Finally in the summer of 2015 the film made its much-anticipated bow in HD courtesy of a French edition from Le Chat Qui Fume, a Blu-ray and DVD set with DTS-HD audio options in English, French, and Italian with optional English and French subtitles. All three sound quite solid and accurate to their respective theatrical mixes, with no crazy surround overhauls this time. The Studio Canal negative is the source here and, not surprisingly, it looks great for most of the running time with a marvelously textured appearance and healthy colors. The presentation is almost as long as the Optimum one, primarily coming up shorter with the inclusion of the standard edit of the split-screen dinner scene. The profuse extras kick off with the English and French theatrical trailers, the English opening and closing credits (and Italian opening title card), and the alternate extended edit (one minute) of the dinner party scene from a lesser SD source. Strindberg gets a new 13-minute interview (in French with English subtitles) about the start of her acting and TV hosting career in Sweden, her funny fan mail, her memories of the "gentleman" Fulci, and her own lack of lesbian tendencies, while Sorel appears for a 16-minute interview in French only. Luciofulci.fr's Lionel Grenier offers a 21-minute overview of the film's importance in Fulci's '70s period (in French with English subtitles), including notes on the major cast and some insights into the film's sly manipulation of giallo conventions including the distortion of audience and character point of view. Grenier also appears without subs for "Le Venin des censeurs," an 8-minute survey of the major censorship hurdles in Fulci's career including this film's dog sequence, and "Les Vies de Fulci" (14 mins.), a history of the various phases in the director's career from thrillers to comedies to gothic gore. Also included are a hefty gallery of international photos and "Les versions du Venin" (also without subs), a visual comparison between the alternate French, English and Italian cuts. Present only on the Blu-ray are some additional bonuses, including the alternate, shorter French cut of the film, Le venin de la peur (95 mins.) without English options, and a trio of new bonus interviews in HD and recorded in French without subs with critics Jean-François Rauger (21 mins.), Alain Schlockoff (23 mins.), and Olivier Père (26 mins.) and The Brotherhood of the Wolf director Christophe Gans (38 mins.). The handsome fold-out packaging also comes with a gorgeous 52-page booklet of posters and promotional artwork and stills from around the world, plus a soundtrack CD of the Morricone score in its standard 19-track edition.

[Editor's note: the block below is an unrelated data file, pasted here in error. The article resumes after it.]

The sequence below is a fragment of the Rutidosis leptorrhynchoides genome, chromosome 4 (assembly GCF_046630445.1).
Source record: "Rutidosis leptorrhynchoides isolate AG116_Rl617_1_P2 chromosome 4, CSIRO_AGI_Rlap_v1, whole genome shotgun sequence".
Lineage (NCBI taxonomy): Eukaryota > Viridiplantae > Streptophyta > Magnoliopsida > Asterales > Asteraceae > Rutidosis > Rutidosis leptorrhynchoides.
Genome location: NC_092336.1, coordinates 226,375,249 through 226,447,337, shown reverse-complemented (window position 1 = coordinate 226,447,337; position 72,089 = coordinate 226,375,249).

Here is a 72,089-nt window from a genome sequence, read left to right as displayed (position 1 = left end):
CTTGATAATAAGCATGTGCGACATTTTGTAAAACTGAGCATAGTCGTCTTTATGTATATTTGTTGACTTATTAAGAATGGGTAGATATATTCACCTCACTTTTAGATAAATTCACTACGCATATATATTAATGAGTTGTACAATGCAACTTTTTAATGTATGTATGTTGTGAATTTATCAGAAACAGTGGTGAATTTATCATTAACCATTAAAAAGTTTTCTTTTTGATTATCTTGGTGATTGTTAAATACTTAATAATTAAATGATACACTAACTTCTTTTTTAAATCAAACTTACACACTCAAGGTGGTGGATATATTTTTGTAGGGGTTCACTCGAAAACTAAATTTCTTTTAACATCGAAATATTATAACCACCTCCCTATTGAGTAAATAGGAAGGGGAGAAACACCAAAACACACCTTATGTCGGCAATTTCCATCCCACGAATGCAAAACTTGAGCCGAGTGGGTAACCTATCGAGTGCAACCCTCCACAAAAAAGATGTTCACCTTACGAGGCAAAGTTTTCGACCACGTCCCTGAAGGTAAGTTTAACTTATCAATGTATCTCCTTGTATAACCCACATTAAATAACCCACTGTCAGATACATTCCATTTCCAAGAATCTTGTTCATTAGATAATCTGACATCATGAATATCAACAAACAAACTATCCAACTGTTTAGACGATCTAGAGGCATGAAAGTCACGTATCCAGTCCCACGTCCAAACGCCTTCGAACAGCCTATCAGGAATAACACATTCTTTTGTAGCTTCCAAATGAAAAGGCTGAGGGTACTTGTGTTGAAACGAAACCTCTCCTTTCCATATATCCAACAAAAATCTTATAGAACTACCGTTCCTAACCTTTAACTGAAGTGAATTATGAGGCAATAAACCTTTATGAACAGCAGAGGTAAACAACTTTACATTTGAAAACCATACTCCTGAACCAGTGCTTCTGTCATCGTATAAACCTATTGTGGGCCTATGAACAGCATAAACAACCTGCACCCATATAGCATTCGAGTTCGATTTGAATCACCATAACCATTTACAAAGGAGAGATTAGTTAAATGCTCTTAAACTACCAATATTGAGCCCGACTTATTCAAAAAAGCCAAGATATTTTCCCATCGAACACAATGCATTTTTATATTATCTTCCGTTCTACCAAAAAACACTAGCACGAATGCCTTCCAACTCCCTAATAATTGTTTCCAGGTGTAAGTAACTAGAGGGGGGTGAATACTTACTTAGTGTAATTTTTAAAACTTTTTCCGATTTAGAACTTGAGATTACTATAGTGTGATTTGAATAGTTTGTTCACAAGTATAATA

Soon after the release of the French edition, a new wrinkle arrived with the announcement of an American release by Mondo Macabro, which hit in early 2016 in two versions, an early pressing in a red case (999 copies) with unique cover art available directly through their online store and a general release version one month later. Anyone who assumed it would carry over the same HD presentation of the prior Blu-ray is in for a bit of a surprise here; though clearly derived from the same Studio Canal HD master, it features deeper black levels, punchier colors (the reds and magentas in particular), and more nuanced encoding with more visible detail and film grain. Frame grabs throughout this review are from the Mondo Macabro release, but below are some grabs from the French disc for comparison (the first two are from identical frames seen above); the differences are more obvious in motion but this should offer an idea: